Monday, March 15, 2010

Bikram Yoga Days 4, 5 and 6

I didn't fully realize when I decided to write here in my blog about my experience with my yoga classes, that having a working internet connection would be so crucial. That time would be an important factor as well. I also recognized that I need to give myself permission more often to write, and to create.

Day 4 was a turning point. I wrote that I needed to accept the heat and sweat for what it was. To let go and focus. I did exactly that. I allowed myself to be present in the room, and to recognize and appreciate each pose. This was the first class where I was able to begin focusing on myself and not what was going on in the room around me. I did look to others for quick visual reminders of how to do a certain handhold, or to even pick up a pointer on how to enter a pose. Other then that, I tried my best to allow everything else to fade away so that it was just myself doing each pose and the instructors voice gently guiding me along. I employed a little trick as well, to help me continue to let go of the heat and sweat. After savasana and for the remainder of the second half of class I "compromised" with my mind that I was only allowed to drink my water after each pose. I started looking at it as a kind of reward for doing each pose instead of looking at my water as a way of cooling down or calming down.

Class on day 5 went by super fast. It felt as if it was over before it even really began. This was how I knew that I had finally started to fully accept the heat.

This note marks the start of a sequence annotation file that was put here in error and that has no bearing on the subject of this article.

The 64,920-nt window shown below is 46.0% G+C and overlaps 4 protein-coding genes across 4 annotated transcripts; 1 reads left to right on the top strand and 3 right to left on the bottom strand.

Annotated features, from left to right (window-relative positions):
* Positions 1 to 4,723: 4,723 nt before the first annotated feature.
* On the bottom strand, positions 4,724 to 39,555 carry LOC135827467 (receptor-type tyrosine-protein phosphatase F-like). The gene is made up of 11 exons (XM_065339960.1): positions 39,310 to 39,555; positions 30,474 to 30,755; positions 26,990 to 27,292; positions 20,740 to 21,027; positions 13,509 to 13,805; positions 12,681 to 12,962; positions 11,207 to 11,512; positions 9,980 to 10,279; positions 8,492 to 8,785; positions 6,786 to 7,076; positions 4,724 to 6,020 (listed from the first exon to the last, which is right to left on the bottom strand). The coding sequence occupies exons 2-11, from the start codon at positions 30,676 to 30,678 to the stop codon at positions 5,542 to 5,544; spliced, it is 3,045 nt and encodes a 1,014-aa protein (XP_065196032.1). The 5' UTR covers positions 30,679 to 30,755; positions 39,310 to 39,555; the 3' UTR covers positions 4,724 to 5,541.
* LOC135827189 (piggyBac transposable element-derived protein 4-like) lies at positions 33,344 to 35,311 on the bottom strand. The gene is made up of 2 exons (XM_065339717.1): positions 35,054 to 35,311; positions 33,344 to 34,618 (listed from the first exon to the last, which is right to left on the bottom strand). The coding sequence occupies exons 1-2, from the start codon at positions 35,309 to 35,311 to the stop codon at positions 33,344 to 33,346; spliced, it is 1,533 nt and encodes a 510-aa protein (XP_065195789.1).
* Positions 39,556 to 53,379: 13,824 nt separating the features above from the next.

Yesterday I woke up with a headache. It wasn't severe, just a mild annoyance. After I ate in the morning it seemed to diminish slightly, but it was ever present while getting ready. I recall standing outside of the room putting my fingers under my eyes and applying light pressure to my sinuses. This seemed to help alleviate the pain to a slight degree. Lora and another student were in agreement that if it was my sinuses that it should be completely gone by the end of class and that my sinuses would be open and I would breathe much easier (which is true! I have found that during class, I can breathe easier through my nose then I have ever been able to. My sinuses usually bother me throughout the day and at especially at night, and I've been noticing some improvement!)

I really didn't think too much of my headache as class started and got under way. It wasn't until the second-half of class that it started to really come back into my focus. For every posture, it was the same sequence: do sit up to get out of savasana. There is a slight pain in my head from sitting up so fast. Do the pose. Feel the pounding in my head as if I can feel the blood rushing through my veins like a full-force running bull. Rest in savasana. Breath. Aching and pulsing slowly subsides. Sit up. There is the pain again, with dizziness making an appearance. Do pose again. Repeat sequence.